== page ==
On February 6th, 2015, the Wall Street Journal reported that Netflix was in the process of developing “The Legend of Zelda” live-action series.
Netflix is reportedly working closely with Nintendo, the owner of the IP. While Netflix and Nintendo have both refused to comment, we are left to our own maddening curiosity as to what this show could potentially look like.
As a life-long “The Legend of Zelda” fan, I am worried. “Zelda” has and probably always will be my favorite video game franchise, and I am worried about a transition into the television realm. Netflix has many hurdles to clear in order to make this show a success, the biggest of which is their protagonist. Link is not exactly Mr. Personality, considering the fact that he doesn’t talk. This is not even the core issue with Link, however.
The real issue lies in the fact that the player is Link. Shigeru Minamoto, creator of “The Legend of Zelda,” is even quoted as saying in the Hyrule Historia that “Link is the player himself”. Zelda has never been a game series to provide rich and intriguing story or plot, at least that is not what I associate with Zelda. Feel free to disagree, but I feel that Zelda’s strengths lie in dungeons, puzzles, and environments, exploring your surroundings to figure out how YOU can save the day.
When I play a “Zelda” game I imagine how I would react in this world, because I view myself as Link. The real issue is that at his core, Link is not his own character, Link is the player. So with millions of people who have played a “Zelda” game, it will be nearly impossible to create Link in this series without a lot of fan backlash. Additionally casting for any character will be under strict scrutiny. This means that Ganondorf, Zelda and others will all be very tricky roles to cast.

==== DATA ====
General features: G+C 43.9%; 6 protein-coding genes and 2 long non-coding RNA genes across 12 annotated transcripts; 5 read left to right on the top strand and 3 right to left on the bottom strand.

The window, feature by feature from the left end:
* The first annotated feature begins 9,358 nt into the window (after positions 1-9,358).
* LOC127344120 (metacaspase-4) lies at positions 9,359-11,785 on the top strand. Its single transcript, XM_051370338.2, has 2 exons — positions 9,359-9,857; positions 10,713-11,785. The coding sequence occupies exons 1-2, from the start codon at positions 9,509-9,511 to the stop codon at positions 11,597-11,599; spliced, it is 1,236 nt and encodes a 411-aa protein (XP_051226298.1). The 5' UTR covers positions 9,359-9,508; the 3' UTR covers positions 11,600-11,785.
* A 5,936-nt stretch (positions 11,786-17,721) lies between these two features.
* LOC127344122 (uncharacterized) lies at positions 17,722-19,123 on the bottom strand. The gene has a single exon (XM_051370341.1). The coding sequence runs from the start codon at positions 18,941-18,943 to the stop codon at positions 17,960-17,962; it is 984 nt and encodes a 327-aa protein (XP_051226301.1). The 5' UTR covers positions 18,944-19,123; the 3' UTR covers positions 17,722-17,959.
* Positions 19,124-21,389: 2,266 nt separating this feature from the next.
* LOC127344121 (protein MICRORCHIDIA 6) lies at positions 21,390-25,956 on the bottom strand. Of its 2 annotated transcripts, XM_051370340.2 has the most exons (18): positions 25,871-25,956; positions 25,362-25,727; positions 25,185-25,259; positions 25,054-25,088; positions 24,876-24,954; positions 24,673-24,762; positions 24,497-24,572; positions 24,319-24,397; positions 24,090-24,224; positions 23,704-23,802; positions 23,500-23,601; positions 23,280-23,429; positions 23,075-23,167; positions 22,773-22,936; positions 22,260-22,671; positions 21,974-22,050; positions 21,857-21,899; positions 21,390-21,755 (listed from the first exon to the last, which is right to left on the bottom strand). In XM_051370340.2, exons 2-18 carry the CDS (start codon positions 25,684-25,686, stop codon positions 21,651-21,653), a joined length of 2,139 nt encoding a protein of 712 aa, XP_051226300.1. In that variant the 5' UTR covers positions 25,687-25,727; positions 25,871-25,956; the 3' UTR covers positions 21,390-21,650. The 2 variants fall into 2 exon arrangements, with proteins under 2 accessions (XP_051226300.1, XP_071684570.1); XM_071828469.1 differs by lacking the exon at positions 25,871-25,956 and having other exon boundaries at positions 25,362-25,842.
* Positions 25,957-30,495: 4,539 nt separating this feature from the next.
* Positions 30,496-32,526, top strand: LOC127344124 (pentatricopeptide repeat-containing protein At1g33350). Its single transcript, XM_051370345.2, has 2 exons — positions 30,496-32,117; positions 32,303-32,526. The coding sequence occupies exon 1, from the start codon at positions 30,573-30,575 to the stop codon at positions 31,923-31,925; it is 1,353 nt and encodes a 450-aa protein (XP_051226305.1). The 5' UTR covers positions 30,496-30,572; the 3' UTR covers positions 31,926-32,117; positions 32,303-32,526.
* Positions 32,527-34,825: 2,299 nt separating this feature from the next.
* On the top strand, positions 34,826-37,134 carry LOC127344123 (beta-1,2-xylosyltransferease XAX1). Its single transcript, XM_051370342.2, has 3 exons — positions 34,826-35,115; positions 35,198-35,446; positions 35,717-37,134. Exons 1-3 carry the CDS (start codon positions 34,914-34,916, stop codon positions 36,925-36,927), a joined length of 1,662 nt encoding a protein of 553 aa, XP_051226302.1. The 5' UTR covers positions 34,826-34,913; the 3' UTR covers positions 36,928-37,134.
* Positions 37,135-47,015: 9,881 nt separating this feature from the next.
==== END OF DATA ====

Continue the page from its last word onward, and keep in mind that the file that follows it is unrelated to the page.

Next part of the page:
Do you remember when I said that the “Zelda” series’ strengths lie in dungeons, puzzles, and environments? Again, you are entitled to disagree. Well, these qualities are so great because “The Legend of Zelda” is a series of video games. We get to go into these worlds that Nintendo builds, and explore the dungeons for ourselves, solve the puzzles for ourselves, and observe the environments for ourselves. In fact, “The Legend of Zelda” was inspired by young Shigeru Miyamoto exploring the lakes, forests, and hills surrounding his home in Sonobe, Japan. While a “Zelda” television series could do a really cool job portraying these worlds we have visited, nothing will ever beat exploring them and creating the memories of experiencing them. Video games are their own unique and incredibly immersive medium. So why are we trying to make video games into television shows and movies?
The way in which I figured out how to beat a dungeon or a boss could be totally different from your experience. We both accomplished the same end result, but through our own personal trials and triumphs. Television, which as a medium is great, does not allow for such an experience. Video games allow for interaction between medium and consumer, making games unique, and hard to recreate in other experiences.
Another caveat for Netflix and Nintendo is the disastrous animated series from 1989, “The Legend of Zelda.” Granted this is a cartoon and we are talking about a prospective live-action series, however I feel this does say something about the tone of what a “Zelda” series should be. I feel that a “Zelda” series, such as the one Netflix is potentially going to make, should be dark, not goofy and whimsical.
A darker take is something that Netflix seems to want to do, citing that they would want the series to be “Game of Thrones” for the family audience.
This series happening could be awesome, however I feel that the pitfalls of making this series outweigh the potential reward of having a “Zelda” television series. If this series does happen, however, it cannot be much worse than the 1989 cartoon.
Should Netflix and Nintendo do the dirty deed and make “Zelda” a binge-watchable series? Let us know @speakeasymag!